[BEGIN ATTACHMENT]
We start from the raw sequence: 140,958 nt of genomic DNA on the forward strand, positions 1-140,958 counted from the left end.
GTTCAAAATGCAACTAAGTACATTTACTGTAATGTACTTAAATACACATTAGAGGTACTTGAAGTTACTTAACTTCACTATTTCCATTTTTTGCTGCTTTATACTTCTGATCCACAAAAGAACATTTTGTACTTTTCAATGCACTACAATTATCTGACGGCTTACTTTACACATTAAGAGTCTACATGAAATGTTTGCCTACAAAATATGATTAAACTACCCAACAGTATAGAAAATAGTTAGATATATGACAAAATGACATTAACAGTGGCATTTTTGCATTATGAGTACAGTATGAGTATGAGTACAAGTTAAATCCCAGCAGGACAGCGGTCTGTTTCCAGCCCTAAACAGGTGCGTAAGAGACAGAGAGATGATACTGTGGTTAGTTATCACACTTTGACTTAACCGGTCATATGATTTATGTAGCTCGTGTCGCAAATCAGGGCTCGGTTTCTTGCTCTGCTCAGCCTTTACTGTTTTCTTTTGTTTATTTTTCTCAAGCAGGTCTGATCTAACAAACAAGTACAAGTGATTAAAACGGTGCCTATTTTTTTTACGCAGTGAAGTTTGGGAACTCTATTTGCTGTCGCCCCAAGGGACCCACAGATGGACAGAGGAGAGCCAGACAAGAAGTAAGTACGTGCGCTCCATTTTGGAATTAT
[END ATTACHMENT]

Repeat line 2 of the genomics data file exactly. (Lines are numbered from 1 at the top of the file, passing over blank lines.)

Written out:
GTTCAAAATGCAACTAAGTACATTTACTGTAATGTACTTAAATACACATTAGAGGTACTTGAAGTTACTTAACTTCACTATTTCCATTTTTTGCTGCTTTATACTTCTGATCCACAAAAGAACATTTTGTACTTTTCAATGCACTACAATTATCTGACGGCTTACTTTACACATTAAGAGTCTACATGAAATGTTTGCCTACAAAATATGATTAAACTACCCAACAGTATAGAAAATAGTTAGATATATGACAAAATGACATTAACAGTGGCATTTTTGCATTATGAGTACAGTATGAGTATGAGTACAAGTTAAATCCCAGCAGGACAGCGGTCTGTTTCCAGCCCTAAACAGGTGCGTAAGAGACAGAGAGATGATACTGTGGTTAGTTATCACACTTTGACTTAACCGGTCATATGATTTATGTAGCTCGTGTCGCAAATCAGGGCTCGGTTTCTTGCTCTGCTCAGCCTTTACTGTTTTCTTTTGTTTATTTTTCTCAAGCAGGTCTGATCTAACAAACAAGTACAAGTGATTAAAACGGTGCCTATTTTTTTTACGCAGTGAAGTTTGGGAACTCTATTTGCTGTCGCCCCAAGGGACCCACAGATGGACAGAGGAGAGCCAGACAAGAAGTAAGTACGTGCGCTCCATTTTGGAATTAT